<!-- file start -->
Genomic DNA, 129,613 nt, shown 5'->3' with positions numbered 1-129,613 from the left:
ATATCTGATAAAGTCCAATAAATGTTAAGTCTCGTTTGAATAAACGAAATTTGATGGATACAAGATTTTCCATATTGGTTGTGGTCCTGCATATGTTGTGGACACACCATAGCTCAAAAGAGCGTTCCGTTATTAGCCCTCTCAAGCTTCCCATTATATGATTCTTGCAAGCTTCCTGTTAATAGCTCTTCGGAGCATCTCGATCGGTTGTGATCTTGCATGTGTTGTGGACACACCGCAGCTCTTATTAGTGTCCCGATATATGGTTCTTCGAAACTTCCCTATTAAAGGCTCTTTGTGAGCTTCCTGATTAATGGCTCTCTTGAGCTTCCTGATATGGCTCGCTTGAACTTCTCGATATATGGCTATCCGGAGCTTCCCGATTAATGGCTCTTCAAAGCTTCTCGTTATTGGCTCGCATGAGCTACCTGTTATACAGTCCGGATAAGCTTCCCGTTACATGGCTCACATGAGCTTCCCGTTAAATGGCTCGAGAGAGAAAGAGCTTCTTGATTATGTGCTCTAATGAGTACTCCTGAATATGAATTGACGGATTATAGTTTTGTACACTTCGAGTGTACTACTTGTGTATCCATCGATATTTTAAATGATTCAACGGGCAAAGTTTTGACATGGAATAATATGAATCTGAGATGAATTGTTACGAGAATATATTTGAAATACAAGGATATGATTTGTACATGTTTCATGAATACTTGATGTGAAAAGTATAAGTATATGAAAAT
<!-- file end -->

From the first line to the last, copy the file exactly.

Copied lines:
Genomic DNA, 129,613 nt, shown 5'->3' with positions numbered 1-129,613 from the left:
ATATCTGATAAAGTCCAATAAATGTTAAGTCTCGTTTGAATAAACGAAATTTGATGGATACAAGATTTTCCATATTGGTTGTGGTCCTGCATATGTTGTGGACACACCATAGCTCAAAAGAGCGTTCCGTTATTAGCCCTCTCAAGCTTCCCATTATATGATTCTTGCAAGCTTCCTGTTAATAGCTCTTCGGAGCATCTCGATCGGTTGTGATCTTGCATGTGTTGTGGACACACCGCAGCTCTTATTAGTGTCCCGATATATGGTTCTTCGAAACTTCCCTATTAAAGGCTCTTTGTGAGCTTCCTGATTAATGGCTCTCTTGAGCTTCCTGATATGGCTCGCTTGAACTTCTCGATATATGGCTATCCGGAGCTTCCCGATTAATGGCTCTTCAAAGCTTCTCGTTATTGGCTCGCATGAGCTACCTGTTATACAGTCCGGATAAGCTTCCCGTTACATGGCTCACATGAGCTTCCCGTTAAATGGCTCGAGAGAGAAAGAGCTTCTTGATTATGTGCTCTAATGAGTACTCCTGAATATGAATTGACGGATTATAGTTTTGTACACTTCGAGTGTACTACTTGTGTATCCATCGATATTTTAAATGATTCAACGGGCAAAGTTTTGACATGGAATAATATGAATCTGAGATGAATTGTTACGAGAATATATTTGAAATACAAGGATATGATTTGTACATGTTTCATGAATACTTGATGTGAAAAGTATAAGTATATGAAAAT